As technical and science writers, we speak on the basis of evidence and facts. We gather evidence and opinions to understand and interpret the evidence from various points of view. We argue the evidence. And we question and criticize the statistical information delivered daily by the financial press, which often quotes handouts from research and consulting companies.
Our informed questioning of data and ready-made statistics has persisted for over 30 years. We have looked at the industry process, and technology changes to understand migration, which is one of the most potent tools in trend forecasting. Needless to say, when we began our research, most of our respondents and expert informants noted that what we were trying to do – to put numbers on an incredibly fragmented industry – was impossible.
In 1999 we began our formal research our organization of the Indian printing, packaging, and publishing industry, for both global and Indian clients. In 2001, we set up a separate company, IppStar – Ipp Services, Training and Research. Ever since, several clients have entrusted us with repeat projects. On occasion, we were invited to present our findings at industry fora in India, the United States, Germany, Japan, and the Middle East.
Although, we always felt that bankable numbers were an input needed for any industry to mature and thrive, expecting a fragmented industry to invest in such work was always a bit optimistic. Nevertheless, we have persisted in the search for numbers, nuances, growth drivers, levers, and links to the overall economy. The analytical aspect of the research process has made us reasonably close students of the Indian economy.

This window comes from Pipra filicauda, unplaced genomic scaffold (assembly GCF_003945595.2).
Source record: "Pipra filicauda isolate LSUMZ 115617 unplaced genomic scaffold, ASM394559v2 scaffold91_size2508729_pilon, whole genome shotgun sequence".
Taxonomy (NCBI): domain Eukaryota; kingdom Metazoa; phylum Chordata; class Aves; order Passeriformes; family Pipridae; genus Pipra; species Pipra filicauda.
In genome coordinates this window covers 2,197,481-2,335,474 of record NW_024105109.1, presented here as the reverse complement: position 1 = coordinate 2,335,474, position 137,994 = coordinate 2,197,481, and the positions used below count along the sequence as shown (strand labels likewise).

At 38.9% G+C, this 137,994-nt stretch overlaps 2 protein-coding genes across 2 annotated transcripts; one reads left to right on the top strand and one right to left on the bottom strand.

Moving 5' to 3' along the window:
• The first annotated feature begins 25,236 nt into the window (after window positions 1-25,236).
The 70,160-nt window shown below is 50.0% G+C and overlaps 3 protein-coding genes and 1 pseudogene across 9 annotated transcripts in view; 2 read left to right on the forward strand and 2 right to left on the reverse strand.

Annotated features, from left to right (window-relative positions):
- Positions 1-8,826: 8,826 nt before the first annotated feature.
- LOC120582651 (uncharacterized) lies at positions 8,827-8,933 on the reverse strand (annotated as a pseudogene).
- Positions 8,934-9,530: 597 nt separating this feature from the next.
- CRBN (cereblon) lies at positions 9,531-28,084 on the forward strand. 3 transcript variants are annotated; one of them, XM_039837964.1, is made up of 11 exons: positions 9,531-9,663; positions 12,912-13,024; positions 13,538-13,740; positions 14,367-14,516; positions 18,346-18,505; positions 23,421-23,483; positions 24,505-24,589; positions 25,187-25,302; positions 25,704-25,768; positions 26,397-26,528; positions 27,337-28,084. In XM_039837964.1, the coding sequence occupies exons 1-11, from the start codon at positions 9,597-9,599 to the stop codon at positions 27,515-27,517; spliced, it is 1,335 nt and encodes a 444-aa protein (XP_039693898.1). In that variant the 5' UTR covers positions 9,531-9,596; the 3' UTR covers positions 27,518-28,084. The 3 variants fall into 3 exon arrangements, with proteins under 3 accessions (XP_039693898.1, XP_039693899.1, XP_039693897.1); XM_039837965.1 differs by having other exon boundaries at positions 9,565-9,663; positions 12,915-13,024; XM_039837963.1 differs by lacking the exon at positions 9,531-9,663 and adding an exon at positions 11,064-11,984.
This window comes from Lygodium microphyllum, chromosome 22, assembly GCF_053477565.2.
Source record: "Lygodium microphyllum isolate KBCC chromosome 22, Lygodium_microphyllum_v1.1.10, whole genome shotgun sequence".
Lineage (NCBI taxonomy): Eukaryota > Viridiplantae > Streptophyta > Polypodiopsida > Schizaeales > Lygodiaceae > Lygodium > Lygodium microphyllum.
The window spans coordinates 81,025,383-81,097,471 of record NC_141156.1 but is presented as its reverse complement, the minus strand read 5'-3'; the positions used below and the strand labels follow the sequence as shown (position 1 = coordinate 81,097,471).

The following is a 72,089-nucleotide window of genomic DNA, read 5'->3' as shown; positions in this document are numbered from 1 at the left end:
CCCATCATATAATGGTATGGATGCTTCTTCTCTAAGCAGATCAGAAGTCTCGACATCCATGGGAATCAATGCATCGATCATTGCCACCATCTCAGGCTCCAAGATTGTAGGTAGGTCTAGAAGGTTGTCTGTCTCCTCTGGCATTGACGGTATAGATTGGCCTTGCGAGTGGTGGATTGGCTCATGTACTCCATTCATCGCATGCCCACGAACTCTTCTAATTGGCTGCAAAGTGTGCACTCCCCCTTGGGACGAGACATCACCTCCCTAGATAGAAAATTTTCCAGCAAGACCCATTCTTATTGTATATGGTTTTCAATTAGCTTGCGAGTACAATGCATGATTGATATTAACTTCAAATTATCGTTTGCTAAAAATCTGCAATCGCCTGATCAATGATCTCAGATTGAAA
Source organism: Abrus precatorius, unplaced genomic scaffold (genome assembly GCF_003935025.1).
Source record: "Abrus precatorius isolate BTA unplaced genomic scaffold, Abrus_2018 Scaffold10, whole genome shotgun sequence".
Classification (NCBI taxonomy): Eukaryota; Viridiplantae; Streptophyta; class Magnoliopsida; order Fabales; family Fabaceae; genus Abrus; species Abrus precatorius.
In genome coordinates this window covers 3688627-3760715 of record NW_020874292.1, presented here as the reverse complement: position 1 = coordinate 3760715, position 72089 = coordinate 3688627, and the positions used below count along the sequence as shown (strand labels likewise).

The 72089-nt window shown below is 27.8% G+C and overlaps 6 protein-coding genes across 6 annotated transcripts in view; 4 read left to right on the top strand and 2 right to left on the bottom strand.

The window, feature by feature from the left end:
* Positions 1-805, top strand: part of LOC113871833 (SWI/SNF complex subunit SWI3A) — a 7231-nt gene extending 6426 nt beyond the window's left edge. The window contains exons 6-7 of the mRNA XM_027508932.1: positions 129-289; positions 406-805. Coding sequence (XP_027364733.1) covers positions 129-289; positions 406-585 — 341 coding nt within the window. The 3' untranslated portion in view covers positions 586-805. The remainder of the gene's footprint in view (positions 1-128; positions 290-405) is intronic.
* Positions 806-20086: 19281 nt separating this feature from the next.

Our magazine’s readers, who are often also our research respondents, share information with us honestly. We have interviewed some of them more than ten times in the past 20 years, building a degree of trust that the information will be treated responsibly. Ethically, without sharing individual company data with anyone. We have never given anyone any gift for filling out a questionnaire.
However, research is not pure science, where we identify the unknown in a test tube by adding reagents and putting them in a centrifuge. Our quest for reliable ideas and trends is based on several beliefs. One belief is that the industry verticals or domains that we are expert in – publishing, print, and packaging will grow and become more organized. And for this, they will ultimately want better and more precise research.
Our work is also driven by the belief that societies and economies are continually trying to improve themselves. And that our industries will succeed as long as they find a way to be part of improving entertainment, information, communication, science, education and, in the instance of packaging, modern trade practices.
During the recent COVID-19 lockdown, we conducted a research survey to ascertain our industry stakeholders’ views as to when the lockdown would end and how quickly the economy and their segment or sector would recover. In the main, we found that our more than 200 respondents were resilient – and a relatively high percentage, 23% across segments, were optimistic about a quick recovery of the economy and their business from the lockdown. A significant portion, 53% across sectors, felt there would be a slow recovery. The results of the survey with graphs and charts are available in the overall analysis.
We have kept talking to the respondents since the survey and to several industry experts keeping in mind that 18% of the offset and commercial printers expected a quick recovery. Recently a senior supplier of digital presses and a significant global publisher said this figure could not be seen as pessimistic.
The publisher says that having lost at least two to three months of sales, he expects turnover to take a 25% to 35% hit in this financial year, and the negative effect will partially linger in the next year as well. Rebuilding the economy and our businesses are going to require a careful and global process. And, like any successful organism, we should boldly expect our economy and government to be capable of self-correction and adaptation.
This article has been slightly corrected on 6 June 2020 by the author.